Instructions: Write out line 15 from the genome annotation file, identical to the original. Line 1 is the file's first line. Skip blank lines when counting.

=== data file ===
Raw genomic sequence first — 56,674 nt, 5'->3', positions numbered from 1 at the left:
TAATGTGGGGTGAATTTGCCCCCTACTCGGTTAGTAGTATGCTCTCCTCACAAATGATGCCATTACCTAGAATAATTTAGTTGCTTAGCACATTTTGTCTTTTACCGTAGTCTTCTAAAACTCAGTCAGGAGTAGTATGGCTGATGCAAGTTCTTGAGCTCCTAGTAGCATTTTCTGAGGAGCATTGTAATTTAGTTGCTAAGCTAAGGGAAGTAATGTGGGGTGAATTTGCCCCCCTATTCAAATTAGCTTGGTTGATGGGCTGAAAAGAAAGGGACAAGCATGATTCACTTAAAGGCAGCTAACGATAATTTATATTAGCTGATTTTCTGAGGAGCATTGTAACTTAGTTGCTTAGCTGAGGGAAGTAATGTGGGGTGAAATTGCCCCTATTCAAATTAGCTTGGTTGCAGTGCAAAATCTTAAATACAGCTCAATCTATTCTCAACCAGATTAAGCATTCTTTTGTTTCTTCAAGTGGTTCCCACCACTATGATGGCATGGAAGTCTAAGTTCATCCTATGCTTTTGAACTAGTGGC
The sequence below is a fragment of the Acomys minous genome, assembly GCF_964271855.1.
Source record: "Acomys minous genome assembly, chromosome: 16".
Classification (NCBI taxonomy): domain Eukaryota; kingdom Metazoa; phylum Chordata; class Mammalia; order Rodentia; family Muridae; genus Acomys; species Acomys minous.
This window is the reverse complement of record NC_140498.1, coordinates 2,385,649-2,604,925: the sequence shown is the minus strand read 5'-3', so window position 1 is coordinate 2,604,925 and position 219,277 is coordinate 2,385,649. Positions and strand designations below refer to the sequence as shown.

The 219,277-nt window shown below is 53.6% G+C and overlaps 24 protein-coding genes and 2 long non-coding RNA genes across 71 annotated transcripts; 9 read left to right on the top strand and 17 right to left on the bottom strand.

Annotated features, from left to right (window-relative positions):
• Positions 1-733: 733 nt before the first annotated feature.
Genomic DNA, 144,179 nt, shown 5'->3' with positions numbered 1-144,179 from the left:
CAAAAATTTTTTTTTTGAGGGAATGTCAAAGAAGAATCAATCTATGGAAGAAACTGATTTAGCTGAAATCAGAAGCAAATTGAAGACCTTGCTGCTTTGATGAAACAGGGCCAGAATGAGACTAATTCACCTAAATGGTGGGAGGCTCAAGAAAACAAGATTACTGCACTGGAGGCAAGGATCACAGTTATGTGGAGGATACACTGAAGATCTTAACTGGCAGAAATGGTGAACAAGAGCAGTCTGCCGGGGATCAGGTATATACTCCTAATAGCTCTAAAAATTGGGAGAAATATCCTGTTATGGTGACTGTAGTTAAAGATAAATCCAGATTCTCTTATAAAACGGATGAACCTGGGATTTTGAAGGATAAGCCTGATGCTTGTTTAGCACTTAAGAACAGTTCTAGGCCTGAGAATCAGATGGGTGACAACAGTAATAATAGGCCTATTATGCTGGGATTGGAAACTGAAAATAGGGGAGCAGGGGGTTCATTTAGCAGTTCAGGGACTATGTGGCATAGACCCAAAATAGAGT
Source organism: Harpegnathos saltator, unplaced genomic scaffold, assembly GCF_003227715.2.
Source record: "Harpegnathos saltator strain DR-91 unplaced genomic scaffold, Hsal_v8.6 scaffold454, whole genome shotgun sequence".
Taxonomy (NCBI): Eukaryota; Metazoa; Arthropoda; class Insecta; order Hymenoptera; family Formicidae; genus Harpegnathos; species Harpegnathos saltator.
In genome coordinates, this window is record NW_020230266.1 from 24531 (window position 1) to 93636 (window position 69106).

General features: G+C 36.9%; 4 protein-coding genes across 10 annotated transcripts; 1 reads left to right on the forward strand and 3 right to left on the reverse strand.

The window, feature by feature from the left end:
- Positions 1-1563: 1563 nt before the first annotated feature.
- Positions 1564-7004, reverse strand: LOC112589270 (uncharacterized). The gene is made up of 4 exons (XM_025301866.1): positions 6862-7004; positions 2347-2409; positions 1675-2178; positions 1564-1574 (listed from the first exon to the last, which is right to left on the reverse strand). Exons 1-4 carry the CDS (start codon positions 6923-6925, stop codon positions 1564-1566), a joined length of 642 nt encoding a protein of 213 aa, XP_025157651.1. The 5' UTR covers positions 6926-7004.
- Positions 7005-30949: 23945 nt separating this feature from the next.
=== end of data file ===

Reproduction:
In genome coordinates, this window is record NW_020230266.1 from 24531 (window position 1) to 93636 (window position 69106).